The lady behind the counter is more than kind, giving us plenty of time to peruse the shelves as well as deliberate over which ones we’ll choose to buy. Meanwhile we chat about the joys of chocolate and she points out her favorite – the white chocolate cheesecake.
Well I adore cheesecake, so that one is coming home with me.
“That’s the beauty of chocolate,” she says, “it’s not a meal so you don’t really have to worry about the calories.” Sound philosophy. Going by her svelte shape, it seems to be working for her.
It isn’t until a few days later, lounging on the couch with my dad, that I am able to give Schakolad chocolates my full attention.
Starting with the cheesecake white chocolate ganache, I bite it in half. To my tongue the flavor is more white chocolate than cheese, but there’s a subtle tang to the ganache center. Buttery and melt-in-your-mouth sweet, it’s like you don’t even need your teeth.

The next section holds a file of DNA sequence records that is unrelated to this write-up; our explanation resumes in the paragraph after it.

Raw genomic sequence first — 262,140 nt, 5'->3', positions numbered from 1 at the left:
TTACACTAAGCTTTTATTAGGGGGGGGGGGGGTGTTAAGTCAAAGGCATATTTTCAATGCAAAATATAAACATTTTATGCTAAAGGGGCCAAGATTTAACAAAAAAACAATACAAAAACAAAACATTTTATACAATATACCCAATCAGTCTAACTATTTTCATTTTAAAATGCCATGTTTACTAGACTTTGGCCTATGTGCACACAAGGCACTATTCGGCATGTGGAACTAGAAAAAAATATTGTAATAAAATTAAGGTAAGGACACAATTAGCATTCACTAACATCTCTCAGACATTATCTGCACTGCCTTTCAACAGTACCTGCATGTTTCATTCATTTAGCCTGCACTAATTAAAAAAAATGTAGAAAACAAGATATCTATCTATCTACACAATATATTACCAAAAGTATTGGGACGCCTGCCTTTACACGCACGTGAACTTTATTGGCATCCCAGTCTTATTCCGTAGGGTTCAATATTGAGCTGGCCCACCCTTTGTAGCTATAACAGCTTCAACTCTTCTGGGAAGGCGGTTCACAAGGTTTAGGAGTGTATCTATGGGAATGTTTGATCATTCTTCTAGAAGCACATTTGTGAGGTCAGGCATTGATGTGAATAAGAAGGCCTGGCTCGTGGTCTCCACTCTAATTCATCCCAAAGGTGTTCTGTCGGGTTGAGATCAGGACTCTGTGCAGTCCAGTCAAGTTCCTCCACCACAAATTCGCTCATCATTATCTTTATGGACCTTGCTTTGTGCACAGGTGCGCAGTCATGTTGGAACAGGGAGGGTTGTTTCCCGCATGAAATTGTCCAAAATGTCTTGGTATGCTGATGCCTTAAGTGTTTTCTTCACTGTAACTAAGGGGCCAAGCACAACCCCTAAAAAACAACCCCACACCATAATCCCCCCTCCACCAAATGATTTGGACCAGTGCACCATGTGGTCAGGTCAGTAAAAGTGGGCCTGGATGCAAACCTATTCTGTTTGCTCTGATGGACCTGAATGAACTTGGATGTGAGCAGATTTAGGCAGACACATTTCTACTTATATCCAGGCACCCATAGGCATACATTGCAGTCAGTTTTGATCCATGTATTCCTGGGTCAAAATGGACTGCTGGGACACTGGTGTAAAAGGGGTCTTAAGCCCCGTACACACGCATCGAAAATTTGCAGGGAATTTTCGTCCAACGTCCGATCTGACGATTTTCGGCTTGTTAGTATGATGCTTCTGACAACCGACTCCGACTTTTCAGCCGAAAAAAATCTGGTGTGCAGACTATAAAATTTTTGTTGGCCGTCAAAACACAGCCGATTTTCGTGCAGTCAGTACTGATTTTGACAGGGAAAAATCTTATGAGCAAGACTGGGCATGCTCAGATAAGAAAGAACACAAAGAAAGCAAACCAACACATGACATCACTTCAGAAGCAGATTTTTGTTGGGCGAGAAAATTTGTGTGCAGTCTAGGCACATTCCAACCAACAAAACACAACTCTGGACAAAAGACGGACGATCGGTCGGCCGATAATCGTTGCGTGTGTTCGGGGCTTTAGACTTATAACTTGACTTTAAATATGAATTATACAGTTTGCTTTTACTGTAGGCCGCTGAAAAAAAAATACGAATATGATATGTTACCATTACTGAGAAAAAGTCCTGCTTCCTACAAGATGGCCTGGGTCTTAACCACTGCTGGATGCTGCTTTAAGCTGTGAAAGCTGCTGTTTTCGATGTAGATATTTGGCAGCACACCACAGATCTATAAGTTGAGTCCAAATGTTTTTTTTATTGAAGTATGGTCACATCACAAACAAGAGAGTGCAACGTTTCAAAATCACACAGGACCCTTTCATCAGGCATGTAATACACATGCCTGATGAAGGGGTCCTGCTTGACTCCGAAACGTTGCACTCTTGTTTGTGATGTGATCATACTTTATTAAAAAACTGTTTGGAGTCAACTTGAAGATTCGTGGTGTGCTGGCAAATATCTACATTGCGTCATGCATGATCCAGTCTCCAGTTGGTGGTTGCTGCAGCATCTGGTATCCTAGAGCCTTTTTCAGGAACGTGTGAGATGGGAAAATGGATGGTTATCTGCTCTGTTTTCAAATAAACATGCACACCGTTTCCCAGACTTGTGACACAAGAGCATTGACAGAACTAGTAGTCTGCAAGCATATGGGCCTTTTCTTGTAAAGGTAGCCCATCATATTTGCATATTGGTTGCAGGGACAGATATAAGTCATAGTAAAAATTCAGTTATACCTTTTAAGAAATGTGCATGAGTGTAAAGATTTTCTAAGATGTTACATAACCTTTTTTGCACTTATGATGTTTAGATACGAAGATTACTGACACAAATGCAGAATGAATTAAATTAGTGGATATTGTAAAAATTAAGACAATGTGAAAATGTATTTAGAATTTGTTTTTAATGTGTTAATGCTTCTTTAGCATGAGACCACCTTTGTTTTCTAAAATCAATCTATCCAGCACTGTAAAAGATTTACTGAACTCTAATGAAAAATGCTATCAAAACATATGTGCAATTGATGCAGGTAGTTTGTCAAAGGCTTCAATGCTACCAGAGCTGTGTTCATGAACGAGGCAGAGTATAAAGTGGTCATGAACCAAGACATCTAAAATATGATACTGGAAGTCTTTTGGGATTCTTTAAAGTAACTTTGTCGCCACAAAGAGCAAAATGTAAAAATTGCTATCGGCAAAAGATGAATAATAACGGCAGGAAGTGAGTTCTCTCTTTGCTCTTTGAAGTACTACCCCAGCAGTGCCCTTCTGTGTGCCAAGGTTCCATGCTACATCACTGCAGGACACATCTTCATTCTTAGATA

The chocolate cherry is not too sweet or boozy, just a firm dark shell over its gooey cherry interior. If you like Ben and Jerry’s Cherry Garcia ice cream, this is kind of like that (without the ice cream… although there’s no reason you can’t add some).
Dad helps me out by tasting the toffee. “Mm, crunchy,” says Dad.
I unwittingly save the best for last – mostly because I’ve forgotten what it is (that’s the trouble with choosing chocolates out of a case – those labels don’t come home with you).
One bite says it all: a rich red cake fills the deep dark chocolate, a buttermilk sweetness and decadent center. The cake is moist and dense, pairs perfectly with the chocolate shell. Things that make you go mmmm.
I don’t often make recommendations like this, but please, one time: go to Schakolad and buy a red velvet chocolate.